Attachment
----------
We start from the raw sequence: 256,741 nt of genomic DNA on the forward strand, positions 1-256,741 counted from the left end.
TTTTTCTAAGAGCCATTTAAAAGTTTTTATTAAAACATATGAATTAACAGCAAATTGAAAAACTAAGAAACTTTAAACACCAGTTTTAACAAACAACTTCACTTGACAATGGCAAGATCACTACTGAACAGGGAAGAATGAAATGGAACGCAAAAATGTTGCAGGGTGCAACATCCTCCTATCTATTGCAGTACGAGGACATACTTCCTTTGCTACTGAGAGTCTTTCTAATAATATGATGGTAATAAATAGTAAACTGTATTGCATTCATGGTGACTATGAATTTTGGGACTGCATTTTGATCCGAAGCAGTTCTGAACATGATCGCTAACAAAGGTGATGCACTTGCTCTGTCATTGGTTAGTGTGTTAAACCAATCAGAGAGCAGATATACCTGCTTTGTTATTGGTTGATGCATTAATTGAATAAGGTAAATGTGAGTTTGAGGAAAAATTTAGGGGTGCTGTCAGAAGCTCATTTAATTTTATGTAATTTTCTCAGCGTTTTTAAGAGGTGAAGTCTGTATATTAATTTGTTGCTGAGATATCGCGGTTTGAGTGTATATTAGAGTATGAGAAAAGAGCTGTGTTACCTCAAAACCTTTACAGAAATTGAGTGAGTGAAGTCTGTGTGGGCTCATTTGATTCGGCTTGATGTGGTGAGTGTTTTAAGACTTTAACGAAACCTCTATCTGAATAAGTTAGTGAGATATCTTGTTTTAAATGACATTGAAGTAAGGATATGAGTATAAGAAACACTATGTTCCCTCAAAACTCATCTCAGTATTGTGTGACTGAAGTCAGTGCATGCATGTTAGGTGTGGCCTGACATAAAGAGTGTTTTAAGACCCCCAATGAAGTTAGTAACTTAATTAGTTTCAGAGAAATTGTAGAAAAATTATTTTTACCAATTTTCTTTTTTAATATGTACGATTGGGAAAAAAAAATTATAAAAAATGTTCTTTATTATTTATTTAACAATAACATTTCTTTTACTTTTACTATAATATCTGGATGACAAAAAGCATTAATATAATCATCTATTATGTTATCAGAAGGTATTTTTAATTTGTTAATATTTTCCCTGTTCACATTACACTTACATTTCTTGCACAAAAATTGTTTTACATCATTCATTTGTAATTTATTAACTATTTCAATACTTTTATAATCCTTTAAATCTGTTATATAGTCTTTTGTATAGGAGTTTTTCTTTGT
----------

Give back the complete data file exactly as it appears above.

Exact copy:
We start from the raw sequence: 256,741 nt of genomic DNA on the forward strand, positions 1-256,741 counted from the left end.
TTTTTCTAAGAGCCATTTAAAAGTTTTTATTAAAACATATGAATTAACAGCAAATTGAAAAACTAAGAAACTTTAAACACCAGTTTTAACAAACAACTTCACTTGACAATGGCAAGATCACTACTGAACAGGGAAGAATGAAATGGAACGCAAAAATGTTGCAGGGTGCAACATCCTCCTATCTATTGCAGTACGAGGACATACTTCCTTTGCTACTGAGAGTCTTTCTAATAATATGATGGTAATAAATAGTAAACTGTATTGCATTCATGGTGACTATGAATTTTGGGACTGCATTTTGATCCGAAGCAGTTCTGAACATGATCGCTAACAAAGGTGATGCACTTGCTCTGTCATTGGTTAGTGTGTTAAACCAATCAGAGAGCAGATATACCTGCTTTGTTATTGGTTGATGCATTAATTGAATAAGGTAAATGTGAGTTTGAGGAAAAATTTAGGGGTGCTGTCAGAAGCTCATTTAATTTTATGTAATTTTCTCAGCGTTTTTAAGAGGTGAAGTCTGTATATTAATTTGTTGCTGAGATATCGCGGTTTGAGTGTATATTAGAGTATGAGAAAAGAGCTGTGTTACCTCAAAACCTTTACAGAAATTGAGTGAGTGAAGTCTGTGTGGGCTCATTTGATTCGGCTTGATGTGGTGAGTGTTTTAAGACTTTAACGAAACCTCTATCTGAATAAGTTAGTGAGATATCTTGTTTTAAATGACATTGAAGTAAGGATATGAGTATAAGAAACACTATGTTCCCTCAAAACTCATCTCAGTATTGTGTGACTGAAGTCAGTGCATGCATGTTAGGTGTGGCCTGACATAAAGAGTGTTTTAAGACCCCCAATGAAGTTAGTAACTTAATTAGTTTCAGAGAAATTGTAGAAAAATTATTTTTACCAATTTTCTTTTTTAATATGTACGATTGGGAAAAAAAAATTATAAAAAATGTTCTTTATTATTTATTTAACAATAACATTTCTTTTACTTTTACTATAATATCTGGATGACAAAAAGCATTAATATAATCATCTATTATGTTATCAGAAGGTATTTTTAATTTGTTAATATTTTCCCTGTTCACATTACACTTACATTTCTTGCACAAAAATTGTTTTACATCATTCATTTGTAATTTATTAACTATTTCAATACTTTTATAATCCTTTAAATCTGTTATATAGTCTTTTGTATAGGAGTTTTTCTTTGT